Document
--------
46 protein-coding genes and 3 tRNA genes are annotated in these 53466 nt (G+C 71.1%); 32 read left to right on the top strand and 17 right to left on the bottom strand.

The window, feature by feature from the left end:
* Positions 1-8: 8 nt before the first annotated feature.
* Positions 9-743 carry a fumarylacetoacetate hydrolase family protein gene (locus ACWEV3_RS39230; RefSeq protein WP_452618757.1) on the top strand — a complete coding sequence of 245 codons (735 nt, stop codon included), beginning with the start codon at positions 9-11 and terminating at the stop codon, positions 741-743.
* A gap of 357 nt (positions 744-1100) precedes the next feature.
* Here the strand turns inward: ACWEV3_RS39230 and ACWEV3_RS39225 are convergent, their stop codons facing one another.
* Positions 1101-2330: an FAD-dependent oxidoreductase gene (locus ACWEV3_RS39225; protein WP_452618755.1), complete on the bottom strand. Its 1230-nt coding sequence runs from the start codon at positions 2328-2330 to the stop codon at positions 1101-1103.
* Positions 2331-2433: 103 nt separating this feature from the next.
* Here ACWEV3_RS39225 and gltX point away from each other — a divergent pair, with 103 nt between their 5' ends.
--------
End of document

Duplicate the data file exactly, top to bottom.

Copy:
46 protein-coding genes and 3 tRNA genes are annotated in these 53466 nt (G+C 71.1%); 32 read left to right on the top strand and 17 right to left on the bottom strand.

The window, feature by feature from the left end:
* Positions 1-8: 8 nt before the first annotated feature.
* Positions 9-743 carry a fumarylacetoacetate hydrolase family protein gene (locus ACWEV3_RS39230; RefSeq protein WP_452618757.1) on the top strand — a complete coding sequence of 245 codons (735 nt, stop codon included), beginning with the start codon at positions 9-11 and terminating at the stop codon, positions 741-743.
* A gap of 357 nt (positions 744-1100) precedes the next feature.
* Here the strand turns inward: ACWEV3_RS39230 and ACWEV3_RS39225 are convergent, their stop codons facing one another.
* Positions 1101-2330: an FAD-dependent oxidoreductase gene (locus ACWEV3_RS39225; protein WP_452618755.1), complete on the bottom strand. Its 1230-nt coding sequence runs from the start codon at positions 2328-2330 to the stop codon at positions 1101-1103.
* Positions 2331-2433: 103 nt separating this feature from the next.
* Here ACWEV3_RS39225 and gltX point away from each other — a divergent pair, with 103 nt between their 5' ends.